Conversion is the point of Lent. It’s the turning away from the direction you were headed and finding your bearings aimed in a totally new way. This is meant to happen for each of us regardless of where we are on our spiritual journey because discipleship is a decision we must encounter daily. Conversion is relational…just as taking vows fifteen years ago signified the beginning of the bond with your wife, it is the daily decision to die unto self for her benefit that makes a marriage.
Unfortunately we often look towards Lent as a sort of self help project. A time to curb appetites for certain pleasures so that we can come out of the 40 days being good, or a little better than before. However, this approach to Lent is flawed. It is directed inwardly instead of onwardly…toward the direction that God wants us to move. Fr. Riccardo talked about this Lenten flaw in his recent Ash Wednesday homily.
Tools of the Trade
Give alms…Pray to your Father…Fast without a gloomy face…(Matthew 6:1-18)
Traditionally, Catholics have looked to Jesus’ words in Matthew to forge the tools that Our Lord wants to give us to experience true conversion. Prayer, Fasting and Almsgiving are the three pillars of the Christian life. They are critical tools for our daily decision to convert from our inward approach to life and begin living for the God who is never boring or disinterested. If we find ourselves thinking that God and religion are boring, then we haven’t encountered Him and are projecting our own boring existence onto Him.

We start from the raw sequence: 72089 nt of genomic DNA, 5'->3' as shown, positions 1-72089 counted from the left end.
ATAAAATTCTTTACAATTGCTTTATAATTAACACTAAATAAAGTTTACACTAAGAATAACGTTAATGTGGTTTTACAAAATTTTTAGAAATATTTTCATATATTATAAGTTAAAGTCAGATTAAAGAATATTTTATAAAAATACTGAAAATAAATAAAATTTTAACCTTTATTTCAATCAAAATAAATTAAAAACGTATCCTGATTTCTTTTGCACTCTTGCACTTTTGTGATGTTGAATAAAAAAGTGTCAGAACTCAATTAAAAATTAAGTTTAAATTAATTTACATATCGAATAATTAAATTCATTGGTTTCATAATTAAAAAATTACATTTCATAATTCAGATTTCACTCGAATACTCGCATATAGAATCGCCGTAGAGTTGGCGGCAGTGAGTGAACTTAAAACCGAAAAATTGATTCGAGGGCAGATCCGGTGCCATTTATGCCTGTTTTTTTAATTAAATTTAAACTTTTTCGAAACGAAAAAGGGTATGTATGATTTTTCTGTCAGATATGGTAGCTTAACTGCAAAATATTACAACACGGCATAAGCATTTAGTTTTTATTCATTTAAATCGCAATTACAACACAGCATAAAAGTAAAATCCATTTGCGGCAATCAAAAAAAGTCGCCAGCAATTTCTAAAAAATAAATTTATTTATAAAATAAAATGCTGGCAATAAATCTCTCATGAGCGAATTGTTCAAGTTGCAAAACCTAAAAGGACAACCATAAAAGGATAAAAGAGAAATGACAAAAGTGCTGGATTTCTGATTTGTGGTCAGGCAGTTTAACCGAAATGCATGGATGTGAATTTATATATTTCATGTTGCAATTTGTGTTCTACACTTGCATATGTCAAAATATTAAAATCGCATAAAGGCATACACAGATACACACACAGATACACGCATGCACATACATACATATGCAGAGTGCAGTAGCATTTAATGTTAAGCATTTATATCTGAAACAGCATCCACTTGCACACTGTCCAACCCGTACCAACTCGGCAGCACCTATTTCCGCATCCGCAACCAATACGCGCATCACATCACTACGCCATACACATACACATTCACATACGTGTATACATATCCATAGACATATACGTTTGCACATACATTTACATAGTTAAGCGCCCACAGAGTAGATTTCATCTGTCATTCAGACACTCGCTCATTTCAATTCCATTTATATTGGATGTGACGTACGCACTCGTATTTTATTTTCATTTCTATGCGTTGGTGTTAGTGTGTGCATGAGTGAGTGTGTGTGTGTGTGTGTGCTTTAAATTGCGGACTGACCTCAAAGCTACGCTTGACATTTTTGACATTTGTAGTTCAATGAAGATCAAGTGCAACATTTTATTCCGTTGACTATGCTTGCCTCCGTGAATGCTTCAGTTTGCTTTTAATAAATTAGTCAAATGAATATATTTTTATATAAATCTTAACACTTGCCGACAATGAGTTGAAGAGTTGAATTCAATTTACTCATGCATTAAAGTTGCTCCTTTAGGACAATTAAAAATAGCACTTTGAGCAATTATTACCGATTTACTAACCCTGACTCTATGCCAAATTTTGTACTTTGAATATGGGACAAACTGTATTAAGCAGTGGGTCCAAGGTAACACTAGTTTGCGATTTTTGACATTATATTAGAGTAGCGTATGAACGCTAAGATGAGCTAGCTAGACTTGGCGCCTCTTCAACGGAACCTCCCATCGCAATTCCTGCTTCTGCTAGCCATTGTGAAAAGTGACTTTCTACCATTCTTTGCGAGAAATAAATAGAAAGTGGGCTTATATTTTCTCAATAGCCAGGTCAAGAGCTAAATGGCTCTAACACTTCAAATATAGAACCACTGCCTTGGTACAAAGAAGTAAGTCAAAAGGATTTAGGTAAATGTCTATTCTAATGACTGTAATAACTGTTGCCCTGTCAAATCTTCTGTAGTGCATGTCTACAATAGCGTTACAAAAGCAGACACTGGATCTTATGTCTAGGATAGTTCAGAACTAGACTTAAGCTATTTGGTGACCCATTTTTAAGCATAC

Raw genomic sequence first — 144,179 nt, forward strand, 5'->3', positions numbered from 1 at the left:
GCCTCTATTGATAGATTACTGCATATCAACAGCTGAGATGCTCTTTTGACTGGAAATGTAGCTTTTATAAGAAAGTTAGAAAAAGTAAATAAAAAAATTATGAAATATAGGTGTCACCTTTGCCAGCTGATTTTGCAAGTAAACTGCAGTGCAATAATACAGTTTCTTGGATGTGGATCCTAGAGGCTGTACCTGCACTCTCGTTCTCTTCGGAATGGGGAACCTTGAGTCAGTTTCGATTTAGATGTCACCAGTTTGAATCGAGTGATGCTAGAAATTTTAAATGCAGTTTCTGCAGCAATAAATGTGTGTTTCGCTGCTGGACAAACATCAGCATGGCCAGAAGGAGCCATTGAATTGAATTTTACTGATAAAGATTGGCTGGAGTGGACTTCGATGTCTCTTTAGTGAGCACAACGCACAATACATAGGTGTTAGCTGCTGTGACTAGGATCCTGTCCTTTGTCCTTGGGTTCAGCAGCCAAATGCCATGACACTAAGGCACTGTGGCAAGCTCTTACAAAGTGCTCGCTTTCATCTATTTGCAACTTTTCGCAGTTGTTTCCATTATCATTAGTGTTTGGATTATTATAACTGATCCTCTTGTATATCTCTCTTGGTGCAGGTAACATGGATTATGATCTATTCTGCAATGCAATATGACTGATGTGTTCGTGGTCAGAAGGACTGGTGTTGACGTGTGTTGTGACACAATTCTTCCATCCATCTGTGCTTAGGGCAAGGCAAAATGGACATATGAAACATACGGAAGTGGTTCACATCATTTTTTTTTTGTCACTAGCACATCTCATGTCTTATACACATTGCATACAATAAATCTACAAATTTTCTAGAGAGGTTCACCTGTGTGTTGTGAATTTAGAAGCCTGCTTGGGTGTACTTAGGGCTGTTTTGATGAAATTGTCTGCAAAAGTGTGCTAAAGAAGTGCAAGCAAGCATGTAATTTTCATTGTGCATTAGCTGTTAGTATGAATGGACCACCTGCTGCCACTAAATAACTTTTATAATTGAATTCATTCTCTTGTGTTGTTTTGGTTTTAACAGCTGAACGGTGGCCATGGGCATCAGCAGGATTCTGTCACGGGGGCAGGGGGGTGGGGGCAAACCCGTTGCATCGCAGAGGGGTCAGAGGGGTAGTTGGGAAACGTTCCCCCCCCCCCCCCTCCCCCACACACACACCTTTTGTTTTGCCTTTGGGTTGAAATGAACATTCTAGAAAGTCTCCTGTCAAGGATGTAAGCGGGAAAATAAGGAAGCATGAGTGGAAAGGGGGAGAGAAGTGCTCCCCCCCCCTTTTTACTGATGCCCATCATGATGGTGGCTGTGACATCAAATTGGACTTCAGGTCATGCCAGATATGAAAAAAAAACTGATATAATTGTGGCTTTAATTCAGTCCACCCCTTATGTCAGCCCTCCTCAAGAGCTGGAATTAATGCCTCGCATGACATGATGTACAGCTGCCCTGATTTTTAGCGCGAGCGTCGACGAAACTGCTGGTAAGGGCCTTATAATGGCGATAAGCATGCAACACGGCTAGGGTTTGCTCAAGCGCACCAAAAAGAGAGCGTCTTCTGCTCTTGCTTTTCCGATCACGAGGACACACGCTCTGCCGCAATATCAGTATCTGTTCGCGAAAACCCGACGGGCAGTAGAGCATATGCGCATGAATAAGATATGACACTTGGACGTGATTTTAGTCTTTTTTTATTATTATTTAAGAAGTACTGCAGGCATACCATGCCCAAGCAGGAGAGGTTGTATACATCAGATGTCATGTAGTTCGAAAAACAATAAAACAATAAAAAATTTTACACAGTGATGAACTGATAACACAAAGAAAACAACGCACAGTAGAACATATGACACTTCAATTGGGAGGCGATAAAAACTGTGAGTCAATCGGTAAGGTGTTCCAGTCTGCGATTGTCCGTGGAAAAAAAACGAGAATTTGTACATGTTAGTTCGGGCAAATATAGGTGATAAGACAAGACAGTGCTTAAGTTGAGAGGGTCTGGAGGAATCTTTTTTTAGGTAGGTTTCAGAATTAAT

For most of us we spend Lent focused only on the fasting part and ignore the other two pillars. Prayer and Almsgiving are just as critical for our conversion and provide ways for us to connect with the One who can bring us true joy and also encounter Him in our brothers and sisters…often appearing in His most distressing disguise.
Now is the time to use all of the tools that were given to us to walk down the path of holiness and experience true conversion during this most Holy season. Pope Francis is constantly drawing us out of our comfort zone and implores us to heed Christ’s call for us to clothe Him, feed Him, give Him drink and visit Him.
“Fasting makes sense if it really chips away at our security and, as a consequence, benefits someone else, if it helps us cultivate the style of the Good Samaritan, who bent down to his brother in need and took care of him.” – Pope Francis
“Put on the Armor of God” (Eph 6:11)